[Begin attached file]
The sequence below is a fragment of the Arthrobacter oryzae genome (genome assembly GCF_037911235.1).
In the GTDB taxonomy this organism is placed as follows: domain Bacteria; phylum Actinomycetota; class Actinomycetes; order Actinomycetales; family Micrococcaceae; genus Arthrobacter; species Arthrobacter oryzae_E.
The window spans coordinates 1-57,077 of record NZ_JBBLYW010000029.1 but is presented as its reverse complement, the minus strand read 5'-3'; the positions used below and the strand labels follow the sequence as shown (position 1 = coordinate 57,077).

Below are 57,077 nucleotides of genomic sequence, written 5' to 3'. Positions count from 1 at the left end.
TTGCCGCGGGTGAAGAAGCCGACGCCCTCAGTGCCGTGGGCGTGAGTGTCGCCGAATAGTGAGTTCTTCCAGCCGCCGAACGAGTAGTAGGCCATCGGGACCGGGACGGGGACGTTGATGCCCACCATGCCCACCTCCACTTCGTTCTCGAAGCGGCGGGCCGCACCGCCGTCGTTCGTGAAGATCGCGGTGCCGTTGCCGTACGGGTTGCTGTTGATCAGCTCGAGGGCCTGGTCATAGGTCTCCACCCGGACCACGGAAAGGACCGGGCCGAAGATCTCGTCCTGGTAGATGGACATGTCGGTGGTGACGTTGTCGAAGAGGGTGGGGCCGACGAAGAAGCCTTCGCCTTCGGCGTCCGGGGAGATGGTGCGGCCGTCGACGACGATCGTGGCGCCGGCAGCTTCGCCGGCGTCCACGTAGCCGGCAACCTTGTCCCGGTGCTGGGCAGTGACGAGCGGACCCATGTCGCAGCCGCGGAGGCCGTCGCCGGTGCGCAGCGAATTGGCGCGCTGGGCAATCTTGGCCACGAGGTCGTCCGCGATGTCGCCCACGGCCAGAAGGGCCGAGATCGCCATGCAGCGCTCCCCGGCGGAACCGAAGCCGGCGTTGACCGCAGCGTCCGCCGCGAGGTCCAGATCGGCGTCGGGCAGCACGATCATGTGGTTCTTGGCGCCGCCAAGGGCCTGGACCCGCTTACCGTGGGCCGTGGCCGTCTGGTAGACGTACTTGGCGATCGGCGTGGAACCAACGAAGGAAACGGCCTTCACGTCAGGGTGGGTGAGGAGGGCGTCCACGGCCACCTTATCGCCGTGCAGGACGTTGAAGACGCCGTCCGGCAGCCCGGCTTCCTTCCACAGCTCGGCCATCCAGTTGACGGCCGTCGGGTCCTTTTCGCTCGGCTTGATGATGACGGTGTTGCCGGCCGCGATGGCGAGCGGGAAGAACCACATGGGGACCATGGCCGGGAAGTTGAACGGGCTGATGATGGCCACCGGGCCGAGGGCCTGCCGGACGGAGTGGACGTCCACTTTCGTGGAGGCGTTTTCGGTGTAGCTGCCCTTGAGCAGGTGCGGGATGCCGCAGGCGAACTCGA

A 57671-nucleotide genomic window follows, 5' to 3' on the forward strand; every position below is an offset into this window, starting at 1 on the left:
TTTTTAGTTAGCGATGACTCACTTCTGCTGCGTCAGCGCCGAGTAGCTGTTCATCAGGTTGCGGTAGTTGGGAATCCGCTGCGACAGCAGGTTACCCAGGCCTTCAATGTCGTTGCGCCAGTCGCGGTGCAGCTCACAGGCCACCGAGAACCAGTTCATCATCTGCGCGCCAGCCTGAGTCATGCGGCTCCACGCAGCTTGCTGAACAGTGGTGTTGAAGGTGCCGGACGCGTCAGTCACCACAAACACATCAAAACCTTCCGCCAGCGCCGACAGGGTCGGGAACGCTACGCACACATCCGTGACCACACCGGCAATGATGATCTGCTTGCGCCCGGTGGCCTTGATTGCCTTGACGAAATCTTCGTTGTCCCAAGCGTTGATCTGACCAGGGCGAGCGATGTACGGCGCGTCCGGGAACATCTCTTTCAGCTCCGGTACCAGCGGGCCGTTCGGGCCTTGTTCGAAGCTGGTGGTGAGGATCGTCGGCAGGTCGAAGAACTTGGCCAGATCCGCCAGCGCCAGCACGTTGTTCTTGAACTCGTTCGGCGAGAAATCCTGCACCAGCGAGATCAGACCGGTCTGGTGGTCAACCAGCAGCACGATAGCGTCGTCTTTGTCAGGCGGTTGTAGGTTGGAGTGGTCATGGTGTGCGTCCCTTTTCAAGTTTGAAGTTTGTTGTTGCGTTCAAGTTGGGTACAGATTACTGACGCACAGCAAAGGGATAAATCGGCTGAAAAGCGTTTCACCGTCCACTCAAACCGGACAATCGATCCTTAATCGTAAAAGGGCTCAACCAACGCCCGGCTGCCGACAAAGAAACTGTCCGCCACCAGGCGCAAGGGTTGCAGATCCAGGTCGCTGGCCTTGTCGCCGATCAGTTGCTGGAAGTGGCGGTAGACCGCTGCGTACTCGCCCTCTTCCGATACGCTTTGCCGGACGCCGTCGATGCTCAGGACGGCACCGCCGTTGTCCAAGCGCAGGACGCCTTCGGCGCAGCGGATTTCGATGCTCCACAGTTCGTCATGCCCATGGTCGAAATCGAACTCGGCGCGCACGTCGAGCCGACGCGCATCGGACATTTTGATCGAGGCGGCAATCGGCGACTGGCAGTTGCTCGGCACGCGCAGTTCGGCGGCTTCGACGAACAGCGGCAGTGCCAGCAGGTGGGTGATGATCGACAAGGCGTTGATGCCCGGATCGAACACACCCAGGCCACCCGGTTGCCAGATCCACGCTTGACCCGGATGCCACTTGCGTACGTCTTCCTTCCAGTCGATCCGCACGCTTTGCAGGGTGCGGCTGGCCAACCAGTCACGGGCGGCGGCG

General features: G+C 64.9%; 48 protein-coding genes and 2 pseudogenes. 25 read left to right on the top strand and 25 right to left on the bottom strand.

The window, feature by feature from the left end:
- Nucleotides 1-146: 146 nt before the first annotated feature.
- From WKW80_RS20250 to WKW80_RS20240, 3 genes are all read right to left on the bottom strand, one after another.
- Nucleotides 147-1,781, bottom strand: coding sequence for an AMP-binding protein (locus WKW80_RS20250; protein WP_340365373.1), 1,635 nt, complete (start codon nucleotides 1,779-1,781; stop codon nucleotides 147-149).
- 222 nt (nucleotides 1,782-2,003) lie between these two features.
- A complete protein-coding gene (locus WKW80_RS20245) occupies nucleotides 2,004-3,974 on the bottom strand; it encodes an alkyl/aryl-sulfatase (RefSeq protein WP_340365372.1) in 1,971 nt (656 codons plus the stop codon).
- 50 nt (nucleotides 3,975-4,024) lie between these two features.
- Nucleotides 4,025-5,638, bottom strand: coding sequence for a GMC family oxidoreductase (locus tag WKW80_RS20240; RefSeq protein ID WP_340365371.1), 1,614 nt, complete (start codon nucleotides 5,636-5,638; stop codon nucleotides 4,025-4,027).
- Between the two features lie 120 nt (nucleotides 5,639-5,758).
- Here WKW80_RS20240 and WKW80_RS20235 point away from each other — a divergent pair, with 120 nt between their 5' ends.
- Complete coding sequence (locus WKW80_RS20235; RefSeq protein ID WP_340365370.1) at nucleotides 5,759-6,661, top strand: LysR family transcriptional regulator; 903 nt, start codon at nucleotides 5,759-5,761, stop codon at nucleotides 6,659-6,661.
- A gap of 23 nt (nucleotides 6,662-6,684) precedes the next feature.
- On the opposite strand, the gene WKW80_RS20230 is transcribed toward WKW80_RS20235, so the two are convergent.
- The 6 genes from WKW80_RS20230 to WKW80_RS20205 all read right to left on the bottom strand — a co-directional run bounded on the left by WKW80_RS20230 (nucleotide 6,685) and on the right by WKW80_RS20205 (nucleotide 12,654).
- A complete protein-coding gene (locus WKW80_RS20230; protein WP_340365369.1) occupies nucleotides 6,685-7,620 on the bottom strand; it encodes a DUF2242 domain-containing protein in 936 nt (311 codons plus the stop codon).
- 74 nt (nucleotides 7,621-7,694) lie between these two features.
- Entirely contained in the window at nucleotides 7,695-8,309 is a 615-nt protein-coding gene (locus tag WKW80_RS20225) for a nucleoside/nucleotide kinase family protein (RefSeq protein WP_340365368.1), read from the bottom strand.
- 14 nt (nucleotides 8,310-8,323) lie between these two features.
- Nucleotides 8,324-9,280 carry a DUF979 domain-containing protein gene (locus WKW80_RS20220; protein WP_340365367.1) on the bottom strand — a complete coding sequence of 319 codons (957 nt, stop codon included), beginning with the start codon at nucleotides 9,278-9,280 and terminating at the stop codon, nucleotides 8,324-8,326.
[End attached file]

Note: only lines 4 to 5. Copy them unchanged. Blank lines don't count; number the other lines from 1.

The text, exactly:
Below are 57,077 nucleotides of genomic sequence, written 5' to 3'. Positions count from 1 at the left end.
TTGCCGCGGGTGAAGAAGCCGACGCCCTCAGTGCCGTGGGCGTGAGTGTCGCCGAATAGTGAGTTCTTCCAGCCGCCGAACGAGTAGTAGGCCATCGGGACCGGGACGGGGACGTTGATGCCCACCATGCCCACCTCCACTTCGTTCTCGAAGCGGCGGGCCGCACCGCCGTCGTTCGTGAAGATCGCGGTGCCGTTGCCGTACGGGTTGCTGTTGATCAGCTCGAGGGCCTGGTCATAGGTCTCCACCCGGACCACGGAAAGGACCGGGCCGAAGATCTCGTCCTGGTAGATGGACATGTCGGTGGTGACGTTGTCGAAGAGGGTGGGGCCGACGAAGAAGCCTTCGCCTTCGGCGTCCGGGGAGATGGTGCGGCCGTCGACGACGATCGTGGCGCCGGCAGCTTCGCCGGCGTCCACGTAGCCGGCAACCTTGTCCCGGTGCTGGGCAGTGACGAGCGGACCCATGTCGCAGCCGCGGAGGCCGTCGCCGGTGCGCAGCGAATTGGCGCGCTGGGCAATCTTGGCCACGAGGTCGTCCGCGATGTCGCCCACGGCCAGAAGGGCCGAGATCGCCATGCAGCGCTCCCCGGCGGAACCGAAGCCGGCGTTGACCGCAGCGTCCGCCGCGAGGTCCAGATCGGCGTCGGGCAGCACGATCATGTGGTTCTTGGCGCCGCCAAGGGCCTGGACCCGCTTACCGTGGGCCGTGGCCGTCTGGTAGACGTACTTGGCGATCGGCGTGGAACCAACGAAGGAAACGGCCTTCACGTCAGGGTGGGTGAGGAGGGCGTCCACGGCCACCTTATCGCCGTGCAGGACGTTGAAGACGCCGTCCGGCAGCCCGGCTTCCTTCCACAGCTCGGCCATCCAGTTGACGGCCGTCGGGTCCTTTTCGCTCGGCTTGATGATGACGGTGTTGCCGGCCGCGATGGCGAGCGGGAAGAACCACATGGGGACCATGGCCGGGAAGTTGAACGGGCTGATGATGGCCACCGGGCCGAGGGCCTGCCGGACGGAGTGGACGTCCACTTTCGTGGAGGCGTTTTCGGTGTAGCTGCCCTTGAGCAGGTGCGGGATGCCGCAGGCGAACTCGA